By: Matthew Tievsky
In Maryland, when a plaintiff sues a defendant for causing an
auto accident, the plaintiff bears the burden of proof at trial. This means that the
plaintiff bears the initial burden of providing evidence at trial that
the collision was the defendant's fault, and the plaintiff must convince
the jury of this.
In a criminal case, the government needs to prove the defendant's guilt
"beyond a reasonable doubt." However, in an auto accident case,
the plaintiff only needs to show the defendant's fault "by a
preponderance of the evidence." This means that the plaintiff must
show that it is
more likely than not that the defendant was at fault. In a single word, the plaintiff must show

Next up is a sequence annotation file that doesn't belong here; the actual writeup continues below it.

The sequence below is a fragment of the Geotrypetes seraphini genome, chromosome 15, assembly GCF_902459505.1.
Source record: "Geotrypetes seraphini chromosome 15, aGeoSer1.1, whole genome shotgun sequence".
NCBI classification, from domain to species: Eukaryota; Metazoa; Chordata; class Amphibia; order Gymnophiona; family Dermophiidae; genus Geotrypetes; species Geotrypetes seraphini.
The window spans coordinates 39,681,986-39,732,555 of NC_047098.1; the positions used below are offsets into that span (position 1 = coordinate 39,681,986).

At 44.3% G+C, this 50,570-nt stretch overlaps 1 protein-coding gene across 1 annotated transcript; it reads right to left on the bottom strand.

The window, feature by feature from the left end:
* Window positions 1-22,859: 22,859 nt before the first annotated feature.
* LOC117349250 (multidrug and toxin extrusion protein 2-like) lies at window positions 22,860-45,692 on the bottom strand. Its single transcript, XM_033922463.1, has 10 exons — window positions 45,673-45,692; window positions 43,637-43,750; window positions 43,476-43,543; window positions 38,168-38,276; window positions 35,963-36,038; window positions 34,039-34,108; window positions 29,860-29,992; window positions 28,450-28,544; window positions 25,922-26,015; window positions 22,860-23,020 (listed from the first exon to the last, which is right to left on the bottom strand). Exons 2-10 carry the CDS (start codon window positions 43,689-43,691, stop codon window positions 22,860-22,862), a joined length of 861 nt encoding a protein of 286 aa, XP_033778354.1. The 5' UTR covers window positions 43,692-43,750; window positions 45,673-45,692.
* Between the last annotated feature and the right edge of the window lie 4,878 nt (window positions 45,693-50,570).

that the collision was "probably" the defendant's fault.
This is a much lower burden to meet than "beyond a reasonable doubt."
For example, if the defendant runs a red light and hits your car, but
you ran the red light, then having a single independent witness to support
you will likely win the case for you. Furthermore, even if the case is
just your word against the defendant's, if your version of events
makes more sense or you otherwise are more believable to the jury, then
under the laws of Maryland the jury should rule in your favor. (Of course,
having a supporting witness is better!)
If you have questions about whether you'll be able to successfully
prove your auto accident case in court, you should contact the personal
injury attorneys at
Chaikin, Sherman, Cammarata & Siegel, P.C.